Obama To Increase Credit To Small Businesses
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A family-owned paper warehouse in Maryland will get a visit from the president today. While Mr. Obama is there he'll outline plans aimed at making it easier for small businesses to borrow money. Although the financial system is more stable today than a year ago, some small firms complain they're still locked out of the credit market. And that could be hampering the nation's economic recovery. NPR's Scott Horsley reports.
SCOTT HORSLEY: When Cathy Lanier heard the president is trying to jumpstart small business lending her first action was: it's about time. Lanier employs about 35 people at her software development company in South Carolina. She's been in business since 1989.
Ms. CATHY LANIER (Small business owner): If we can keep our doors open until January we'll make our 20 years.
HORSLEY: Lanier is far from certain she'll reach that milestone. Although she has a couple of big contracts lined up for next year, she may not be able to make payroll next month. For now, no one wants to lend her the money she needs to stay in business.
Ms. LANIER: We've reached out everywhere we can reach out. I'm shaking every tree and every bush, and just do not seem to be able to find the working capital we need to stay open and fund the startup of these two new contracts. Not only will we go under, but it means our state will sacrifice anywhere from 50 to 200 new jobs that we'd be creating next year, if we could just stay open long enough to work these contracts.
HORSLEY: The Obama administration has been looking for ways to boost small business lending. Gene Sperling, who's a counselor to the Treasury secretary, told a Senate committee yesterday: keeping small businesses viable is crucial for the nation's economic turn around.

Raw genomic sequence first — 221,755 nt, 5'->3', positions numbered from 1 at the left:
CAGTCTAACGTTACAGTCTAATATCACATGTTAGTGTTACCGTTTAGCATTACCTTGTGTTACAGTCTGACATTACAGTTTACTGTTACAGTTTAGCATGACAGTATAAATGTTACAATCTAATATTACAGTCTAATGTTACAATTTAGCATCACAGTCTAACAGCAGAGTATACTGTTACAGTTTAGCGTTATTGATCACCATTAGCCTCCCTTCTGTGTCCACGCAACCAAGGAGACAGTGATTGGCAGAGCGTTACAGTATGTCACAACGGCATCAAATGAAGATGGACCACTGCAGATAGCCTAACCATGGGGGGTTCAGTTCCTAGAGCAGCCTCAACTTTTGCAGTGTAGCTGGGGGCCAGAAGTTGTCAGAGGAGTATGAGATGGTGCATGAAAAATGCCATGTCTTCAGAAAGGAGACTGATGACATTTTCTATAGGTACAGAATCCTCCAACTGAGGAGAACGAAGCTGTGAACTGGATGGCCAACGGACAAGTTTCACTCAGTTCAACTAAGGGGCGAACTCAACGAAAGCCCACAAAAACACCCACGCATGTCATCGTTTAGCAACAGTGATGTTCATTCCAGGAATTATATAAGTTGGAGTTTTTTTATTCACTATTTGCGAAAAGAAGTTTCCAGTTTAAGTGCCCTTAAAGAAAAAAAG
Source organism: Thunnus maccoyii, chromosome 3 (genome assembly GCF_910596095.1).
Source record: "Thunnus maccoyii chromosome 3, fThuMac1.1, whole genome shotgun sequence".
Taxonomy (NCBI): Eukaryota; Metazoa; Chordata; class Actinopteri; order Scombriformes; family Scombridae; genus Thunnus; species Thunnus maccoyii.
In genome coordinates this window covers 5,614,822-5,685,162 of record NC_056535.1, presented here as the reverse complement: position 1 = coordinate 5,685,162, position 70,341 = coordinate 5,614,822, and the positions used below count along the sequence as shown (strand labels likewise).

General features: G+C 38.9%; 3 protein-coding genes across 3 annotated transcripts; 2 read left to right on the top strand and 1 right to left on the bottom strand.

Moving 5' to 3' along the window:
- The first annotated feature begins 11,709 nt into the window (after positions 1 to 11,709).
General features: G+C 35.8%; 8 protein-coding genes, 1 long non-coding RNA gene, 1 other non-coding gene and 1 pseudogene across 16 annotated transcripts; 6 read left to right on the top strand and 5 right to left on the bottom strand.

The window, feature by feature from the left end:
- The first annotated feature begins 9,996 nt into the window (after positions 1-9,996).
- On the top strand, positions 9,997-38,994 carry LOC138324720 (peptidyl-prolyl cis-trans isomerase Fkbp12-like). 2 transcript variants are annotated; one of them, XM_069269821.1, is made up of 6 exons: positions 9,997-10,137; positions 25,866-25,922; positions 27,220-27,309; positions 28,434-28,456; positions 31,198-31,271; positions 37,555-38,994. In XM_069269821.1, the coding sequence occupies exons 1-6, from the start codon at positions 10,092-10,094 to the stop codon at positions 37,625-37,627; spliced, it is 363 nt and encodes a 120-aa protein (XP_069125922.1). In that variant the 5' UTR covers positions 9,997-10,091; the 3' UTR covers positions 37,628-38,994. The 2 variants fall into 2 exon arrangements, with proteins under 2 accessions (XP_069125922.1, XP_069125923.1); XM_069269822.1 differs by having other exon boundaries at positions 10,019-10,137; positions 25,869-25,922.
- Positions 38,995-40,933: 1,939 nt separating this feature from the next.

Mr. GENE SPERLING (Counselor, Treasury secretary): I don't have to tell any of you how important small business is. And we remember that small business job growth was where we saw the first signs of the job growth that led us out of the last recession or led it out of being a jobless recovery.
HORSLEY: Today, the president will propose a variety of steps to make credit more widely available to small business, including bigger loans backed by the Small Business Administration and a plan to make it easier for small banks to tap the $700 billion bailout fund.
Virginia Senator Mark Warner has also proposed using bailout money to bankroll a small business lending effort. In a letter to the president Warner suggested putting $40 billion from the fund into a small business loan pool with participating banks contributing another $5 billion to $10 billion.
Senator MARK WARNER (Democrat, Virginia): The banks would take that first dollar loss of risk and so the banks will have skin in the game, and they can then use their own networks with the small businesses and, combined with the TARP funds we could see $50 billion put into small business lending over the next 12 to 18 months, which would be a real shot in the arm.
HORSLEY: Thirty other Democrat senators signed on to Warner's letter. With national unemployment nearing 10 percent, the Obama administration is under pressure to show government rescue efforts working close to home.
Senator WARNER: You know, it's great news that the Dow broke 10,000, but if you can't get a job that's not very relevant news. And there seems to have been, clearly, recovery on Wall Street. We're seeing, in certain cases, record bonuses being paid. But a lot of this has not translated down to main street American.
HORSLEY: For many struggling small businesses, though, the problem is not so much a lack of credit as a lack of customers. Bill Dunkelberg, of the National Federation of Independent Businesses, says his members' number one concern is sluggish sales. The Federation's survey, last month, found expansion plans at a 35 year low. In that environment, few small business owners want to go deeper into debt.
Mr. BILL DUNKELBERG (National Federation of Independent Business): A lot of potential borrowers are just on the sidelines. They don't need to borrow, and they're going to wait until the economy makes a clear turn.
HORSLEY: Cathy Lanier worries it may already be too late to save her software business. She warns, unless policymakers and bankers do more to help main street companies, there may not be a main street much longer.
Scott Horsley, NPR News, Washington.
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